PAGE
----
Vector

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Vector

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Any quantity, such as force, velocity, or acceleration, which has both magnitude and direction at each point in space, as opposed to a scalar which has magnitude only. Such a quantity may be represented geometrically by an arrow of length proportional to its magnitude, pointing in the assigned direction. </dd>
A unit vector is a vector of unit length; in particular, the three unit vectors along the positive X-, Y-, Z-axes of rectangular Cartesian coordinates are denoted, respectively, by i, j, and k. Any vector A can be represented in terms of its components, a1, a2, and a3 along the coordinate axes X, Y, and Z, respectively; e.g., A = a1 + a2 + a3. A vector drawn from a fixed origin to a given point (X, Y, Z) is called a position vector and is usually symbolized by r; in rectangular Cartesian coordinates,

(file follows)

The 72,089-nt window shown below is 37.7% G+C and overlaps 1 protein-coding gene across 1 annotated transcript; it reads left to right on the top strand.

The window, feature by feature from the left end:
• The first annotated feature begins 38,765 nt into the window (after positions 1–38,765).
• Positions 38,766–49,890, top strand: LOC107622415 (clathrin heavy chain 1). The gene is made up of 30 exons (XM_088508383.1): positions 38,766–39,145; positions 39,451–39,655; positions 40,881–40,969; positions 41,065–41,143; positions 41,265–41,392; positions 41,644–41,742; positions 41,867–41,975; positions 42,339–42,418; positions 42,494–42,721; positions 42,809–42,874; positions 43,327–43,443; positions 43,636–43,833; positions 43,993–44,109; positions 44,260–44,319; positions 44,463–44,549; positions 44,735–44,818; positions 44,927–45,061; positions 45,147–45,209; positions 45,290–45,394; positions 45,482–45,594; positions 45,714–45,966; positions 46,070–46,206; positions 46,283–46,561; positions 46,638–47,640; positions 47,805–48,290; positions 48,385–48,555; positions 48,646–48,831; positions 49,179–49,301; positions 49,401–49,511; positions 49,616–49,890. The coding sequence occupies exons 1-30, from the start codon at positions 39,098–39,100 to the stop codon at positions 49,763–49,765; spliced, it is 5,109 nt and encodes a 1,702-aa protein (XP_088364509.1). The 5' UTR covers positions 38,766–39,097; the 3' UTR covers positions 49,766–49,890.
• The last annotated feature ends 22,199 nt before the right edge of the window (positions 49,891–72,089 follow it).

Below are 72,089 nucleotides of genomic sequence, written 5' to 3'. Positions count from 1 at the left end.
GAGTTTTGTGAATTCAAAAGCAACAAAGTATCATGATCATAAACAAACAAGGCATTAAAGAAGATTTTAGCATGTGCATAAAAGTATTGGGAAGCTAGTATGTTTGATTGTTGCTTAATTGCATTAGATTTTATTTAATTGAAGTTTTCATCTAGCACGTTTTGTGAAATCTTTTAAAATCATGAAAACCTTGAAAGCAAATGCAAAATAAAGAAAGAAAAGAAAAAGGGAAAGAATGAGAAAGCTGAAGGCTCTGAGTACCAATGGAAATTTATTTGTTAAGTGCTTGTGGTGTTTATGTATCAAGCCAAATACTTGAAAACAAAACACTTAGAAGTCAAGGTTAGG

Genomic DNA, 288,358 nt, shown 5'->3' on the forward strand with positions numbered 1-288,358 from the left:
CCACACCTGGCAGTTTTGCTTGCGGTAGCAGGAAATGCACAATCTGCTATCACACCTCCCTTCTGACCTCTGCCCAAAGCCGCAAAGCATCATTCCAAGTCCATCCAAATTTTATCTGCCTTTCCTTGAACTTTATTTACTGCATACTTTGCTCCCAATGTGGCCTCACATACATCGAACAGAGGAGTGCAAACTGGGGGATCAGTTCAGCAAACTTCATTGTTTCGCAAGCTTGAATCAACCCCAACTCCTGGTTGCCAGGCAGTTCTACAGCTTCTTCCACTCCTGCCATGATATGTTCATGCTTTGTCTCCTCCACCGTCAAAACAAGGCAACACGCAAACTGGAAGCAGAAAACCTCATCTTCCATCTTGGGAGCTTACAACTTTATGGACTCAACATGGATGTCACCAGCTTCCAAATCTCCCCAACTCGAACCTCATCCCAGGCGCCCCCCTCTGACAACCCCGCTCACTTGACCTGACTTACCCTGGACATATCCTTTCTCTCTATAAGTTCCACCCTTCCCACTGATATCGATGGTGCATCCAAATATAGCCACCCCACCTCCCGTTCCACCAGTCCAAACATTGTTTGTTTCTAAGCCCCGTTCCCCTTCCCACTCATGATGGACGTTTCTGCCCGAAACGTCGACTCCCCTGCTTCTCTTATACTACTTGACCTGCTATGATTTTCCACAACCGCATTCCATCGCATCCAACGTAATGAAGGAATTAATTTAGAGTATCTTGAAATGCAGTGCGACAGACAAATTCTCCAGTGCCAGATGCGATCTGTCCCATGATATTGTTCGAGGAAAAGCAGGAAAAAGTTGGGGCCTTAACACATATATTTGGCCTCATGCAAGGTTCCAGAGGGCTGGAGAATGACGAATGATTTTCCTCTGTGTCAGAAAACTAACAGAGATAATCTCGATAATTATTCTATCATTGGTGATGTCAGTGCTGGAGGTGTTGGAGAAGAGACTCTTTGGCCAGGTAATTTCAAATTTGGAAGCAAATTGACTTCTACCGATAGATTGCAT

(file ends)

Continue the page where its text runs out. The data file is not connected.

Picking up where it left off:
r = xi + yj + zk

Equations written in vector form are valid in any coordinate system. Mathematically, a vector is a single-row or -column array of functions obeying certain laws of transformation. See scalar product, vector product, tensor, Helmholtz theorem.
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References

This article is based on NASA's Dictionary of Technical Terms for Aerospace Use